The Role Of Chief Data Officers in a World Of Data Utopia

 

Utopia is defined as “an imagined place or state of things in which everything is perfect.” However, perfection is  rather illusive and frivolous concept. What is important is the very concept which is ultimately what you hope to achieve with one of your organisation’s greatest assets.

Close your eyes, and imagine a place where information from data lakes cascade seamlessly down the various trenches of your enterprise infrastructure to service the needs of your internal consumers. Where data captured is already cleansed, accurate and fit for purpose. Your customer information is readily accessible and liberated from the confines of disparate siloes into one, fully integrated data warehouse.

Now I want you to imagine the obstacles holding you back from effective Data Governance, falling like dominoes, paving the way for innovation and the ability to capitalise on robotics, artificial intelligence, machine learning and self-service analytics that’s as intuitive as a Google search. Data science, analytics, management and operations all perfectly aligned with your business strategy and driving value for your organisation. Is this data utopia?

 

Data Utopia and the Chief Data Officers

The dictionary defines utopia as “an imagined place or state of things in which everything is perfect.” However, perfection is rather illusive and frivolous concept. So when I refer to a “data utopia” this is likely to conjure up an array of connotations amongst Chief Data Officers and data executives alike, influenced by their own strategic thinking, experiences and organisation’s prime objectives.  The latter of which, I believe, should be the greatest factor in shaping data initiatives as data strategy should be fundamental to optimising business outcomes.

Which brings me back to the notion of data as an asset that can provide numerous benefits and competitive advantages. However, without a strategic vision to get this asset working to supplement your goals and catalyse value creation further, data runs the risk of becoming a liability.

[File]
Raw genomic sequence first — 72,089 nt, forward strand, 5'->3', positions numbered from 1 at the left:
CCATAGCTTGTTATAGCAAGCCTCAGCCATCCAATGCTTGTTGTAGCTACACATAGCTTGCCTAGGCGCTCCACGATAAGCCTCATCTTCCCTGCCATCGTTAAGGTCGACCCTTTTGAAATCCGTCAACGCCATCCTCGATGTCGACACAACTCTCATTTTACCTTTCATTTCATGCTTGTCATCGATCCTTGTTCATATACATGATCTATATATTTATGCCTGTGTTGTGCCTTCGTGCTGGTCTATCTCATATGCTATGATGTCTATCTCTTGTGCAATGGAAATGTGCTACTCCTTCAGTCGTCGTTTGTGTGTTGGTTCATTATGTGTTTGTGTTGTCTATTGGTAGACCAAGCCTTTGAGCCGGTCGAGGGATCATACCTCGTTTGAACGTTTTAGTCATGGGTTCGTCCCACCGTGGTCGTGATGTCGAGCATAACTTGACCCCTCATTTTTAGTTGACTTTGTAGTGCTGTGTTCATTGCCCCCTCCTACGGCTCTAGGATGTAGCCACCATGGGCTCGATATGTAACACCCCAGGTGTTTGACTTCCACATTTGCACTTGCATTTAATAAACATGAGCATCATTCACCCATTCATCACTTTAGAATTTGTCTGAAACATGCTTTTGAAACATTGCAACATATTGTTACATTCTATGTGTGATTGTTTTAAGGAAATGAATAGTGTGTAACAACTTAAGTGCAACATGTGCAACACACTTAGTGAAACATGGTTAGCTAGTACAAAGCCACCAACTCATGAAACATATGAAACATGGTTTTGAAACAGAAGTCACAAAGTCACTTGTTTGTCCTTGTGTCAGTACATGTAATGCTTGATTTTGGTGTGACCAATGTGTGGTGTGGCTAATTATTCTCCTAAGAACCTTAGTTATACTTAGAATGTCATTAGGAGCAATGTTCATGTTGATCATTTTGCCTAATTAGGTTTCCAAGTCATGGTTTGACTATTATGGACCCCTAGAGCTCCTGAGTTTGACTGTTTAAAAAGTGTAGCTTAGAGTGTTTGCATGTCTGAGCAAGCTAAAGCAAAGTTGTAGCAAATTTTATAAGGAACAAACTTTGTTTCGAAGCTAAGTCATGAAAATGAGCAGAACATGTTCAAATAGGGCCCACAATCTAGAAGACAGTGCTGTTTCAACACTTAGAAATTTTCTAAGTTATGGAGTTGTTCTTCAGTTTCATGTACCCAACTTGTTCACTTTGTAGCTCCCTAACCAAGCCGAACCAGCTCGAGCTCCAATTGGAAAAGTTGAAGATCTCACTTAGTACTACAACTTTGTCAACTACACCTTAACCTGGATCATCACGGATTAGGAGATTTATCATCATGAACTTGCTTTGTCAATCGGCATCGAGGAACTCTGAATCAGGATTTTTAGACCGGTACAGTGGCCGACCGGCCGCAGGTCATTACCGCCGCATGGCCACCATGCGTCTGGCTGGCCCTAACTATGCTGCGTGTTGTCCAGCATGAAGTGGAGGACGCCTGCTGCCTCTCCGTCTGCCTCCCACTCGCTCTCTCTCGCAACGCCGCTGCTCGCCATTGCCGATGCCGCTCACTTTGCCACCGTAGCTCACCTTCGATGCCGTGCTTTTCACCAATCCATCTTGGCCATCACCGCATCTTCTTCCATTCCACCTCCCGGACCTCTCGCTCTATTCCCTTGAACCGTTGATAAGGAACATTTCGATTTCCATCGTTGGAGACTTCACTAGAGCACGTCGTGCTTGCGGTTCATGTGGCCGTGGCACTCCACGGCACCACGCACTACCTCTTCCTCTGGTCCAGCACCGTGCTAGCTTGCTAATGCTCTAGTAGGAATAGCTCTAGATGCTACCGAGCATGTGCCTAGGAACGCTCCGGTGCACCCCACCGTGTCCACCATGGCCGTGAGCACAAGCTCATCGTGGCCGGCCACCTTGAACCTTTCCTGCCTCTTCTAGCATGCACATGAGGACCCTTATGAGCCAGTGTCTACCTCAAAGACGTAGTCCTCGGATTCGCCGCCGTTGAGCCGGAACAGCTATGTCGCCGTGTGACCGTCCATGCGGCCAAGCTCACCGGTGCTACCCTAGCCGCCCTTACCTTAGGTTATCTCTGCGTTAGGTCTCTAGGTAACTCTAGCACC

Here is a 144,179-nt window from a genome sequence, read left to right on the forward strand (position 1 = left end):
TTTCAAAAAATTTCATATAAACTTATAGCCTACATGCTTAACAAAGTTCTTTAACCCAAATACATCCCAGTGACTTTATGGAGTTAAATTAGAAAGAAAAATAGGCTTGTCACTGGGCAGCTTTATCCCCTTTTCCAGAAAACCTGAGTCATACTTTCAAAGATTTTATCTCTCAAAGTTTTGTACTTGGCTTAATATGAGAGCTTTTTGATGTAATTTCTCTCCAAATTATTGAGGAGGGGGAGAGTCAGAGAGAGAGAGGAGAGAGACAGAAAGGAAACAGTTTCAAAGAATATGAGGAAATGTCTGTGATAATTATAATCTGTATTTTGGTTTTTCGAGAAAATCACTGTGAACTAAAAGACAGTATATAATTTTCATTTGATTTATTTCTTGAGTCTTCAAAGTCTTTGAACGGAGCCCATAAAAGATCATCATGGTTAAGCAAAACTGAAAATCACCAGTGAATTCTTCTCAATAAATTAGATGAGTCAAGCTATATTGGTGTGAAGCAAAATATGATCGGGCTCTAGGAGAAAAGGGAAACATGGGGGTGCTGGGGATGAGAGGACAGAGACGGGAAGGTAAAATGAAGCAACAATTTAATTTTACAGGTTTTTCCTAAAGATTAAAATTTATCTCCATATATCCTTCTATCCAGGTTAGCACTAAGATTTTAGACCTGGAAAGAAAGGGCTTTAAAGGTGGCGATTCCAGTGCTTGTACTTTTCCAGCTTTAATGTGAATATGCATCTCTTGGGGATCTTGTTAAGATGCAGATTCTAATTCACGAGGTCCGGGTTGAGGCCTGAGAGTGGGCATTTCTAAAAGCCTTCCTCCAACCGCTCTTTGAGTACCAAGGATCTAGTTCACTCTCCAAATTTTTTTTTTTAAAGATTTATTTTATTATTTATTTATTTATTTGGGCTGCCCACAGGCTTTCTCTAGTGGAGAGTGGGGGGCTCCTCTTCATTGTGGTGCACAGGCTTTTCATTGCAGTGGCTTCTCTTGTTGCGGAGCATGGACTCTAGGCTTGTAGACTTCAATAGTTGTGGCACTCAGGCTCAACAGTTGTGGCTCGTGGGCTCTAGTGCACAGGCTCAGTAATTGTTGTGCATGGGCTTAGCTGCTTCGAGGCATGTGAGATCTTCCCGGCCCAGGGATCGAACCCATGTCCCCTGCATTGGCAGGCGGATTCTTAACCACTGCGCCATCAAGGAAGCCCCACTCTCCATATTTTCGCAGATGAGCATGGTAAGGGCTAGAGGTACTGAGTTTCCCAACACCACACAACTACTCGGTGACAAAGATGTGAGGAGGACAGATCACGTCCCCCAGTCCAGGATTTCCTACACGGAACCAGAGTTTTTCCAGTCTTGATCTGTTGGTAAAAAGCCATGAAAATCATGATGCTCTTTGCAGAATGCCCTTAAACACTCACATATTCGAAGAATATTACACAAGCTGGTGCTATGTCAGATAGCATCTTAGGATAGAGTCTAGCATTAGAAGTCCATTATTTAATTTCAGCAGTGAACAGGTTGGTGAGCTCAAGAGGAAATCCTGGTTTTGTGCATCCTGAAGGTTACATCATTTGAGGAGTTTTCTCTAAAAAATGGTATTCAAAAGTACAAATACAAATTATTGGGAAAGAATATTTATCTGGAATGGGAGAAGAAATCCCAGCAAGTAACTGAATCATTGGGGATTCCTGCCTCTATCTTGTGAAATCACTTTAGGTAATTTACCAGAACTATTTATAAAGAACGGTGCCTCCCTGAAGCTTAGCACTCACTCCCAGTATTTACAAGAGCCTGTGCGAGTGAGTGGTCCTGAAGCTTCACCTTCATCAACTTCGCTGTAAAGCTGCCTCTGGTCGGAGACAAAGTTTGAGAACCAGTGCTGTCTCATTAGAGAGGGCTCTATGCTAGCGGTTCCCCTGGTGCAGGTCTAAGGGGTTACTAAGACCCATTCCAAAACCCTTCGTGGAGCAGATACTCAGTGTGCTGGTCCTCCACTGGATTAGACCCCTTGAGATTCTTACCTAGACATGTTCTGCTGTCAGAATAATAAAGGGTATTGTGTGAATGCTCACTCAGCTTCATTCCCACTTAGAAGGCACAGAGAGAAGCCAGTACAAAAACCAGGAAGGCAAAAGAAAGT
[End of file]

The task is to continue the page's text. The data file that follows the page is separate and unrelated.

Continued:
Why organisations must have CDOs

IBM’s CDO Playbook stated that organisations with a CDO are 1.7 times more likely to have a big data and analytics strategy and most Chief Data Officers are in agreement that analytics and data science will form the pillars of an organisation’s journey to becoming truly data-driven. This is emphasised by Fabrice Otano, Chief Data Officer at Accor who told me that “delivering hot analytics, mainly data visualisation based tools and communication” are amongst his key objectives. Gary Goldberg, Chief Data Officer at Mizuho International further cemented the importance of analytics at our CDO Roundtable by stating, “The CDO should drive the entire data strategy including Data Analytics work”. He then went on to state that “One of the key challenges for a CDO is to ensure that data is made accessible and easy to use.  Users need to be given the tools to extract value from the data”. Hence if CDO’s and their subsequent organisation’s wish is to reach data utopia, is data analytics democratisation the holy grail?

Data democratisation is by no means a new concept, however, moving beyond a centralised data function and working towards the ubiquitous use of data analytics across the organisation certainly has it’s benefits,  with Gartner’s hype cycle for emerging technologies predicting a plateau of productivity in relation to what they call “citizen data science” and “advanced analytics with self-service delivery” in the next 2 to 5 years.

 

Is Data Utopia an ambitious theory?

Although data analytics democratisation does appear attractive, Graeme McDermott, Chief Data Officer at Addison Lee explored the pros and cons when asked his thoughts on the impact to business performance and drawbacks, “(Data analytics democratisation) It empowers end users to visualise and ask questions of the data to support business challenges. (Drawbacks) The drop off in numeracy in graduates sees more and more people needing hand holding through the most basic of analysis? I still expect CDOs to preside over multiple data sources and tools…commercially it won’t always make sense to do the right thing and centralise data with federated access from single tool.”

I had the pleasure of discussing the role of the CDO with Jon Catling, Director of Global Data Architecture at Las Vegas Sands Corp. where he articulated the CDO as “a transient job, one that sooner rather than later must go away. It serves the purpose of enabling the manifestation of a concept.”

Perhaps the idea of data utopia is a naïve and overly ambitious theory, however, what is important is the very concept which is ultimately what you hope to achieve with perhaps one of your organisation’s greatest assets. What does that look like?

As you re-imagine data utopia, does the Chief Data Officer exist at all or are they perhaps the vehicle which allowed the organisation to reach the promised land?

 

 

By Andrew Odong:

Andrew Odong is the Content Director for Corinium. For enquiries email: [email protected]

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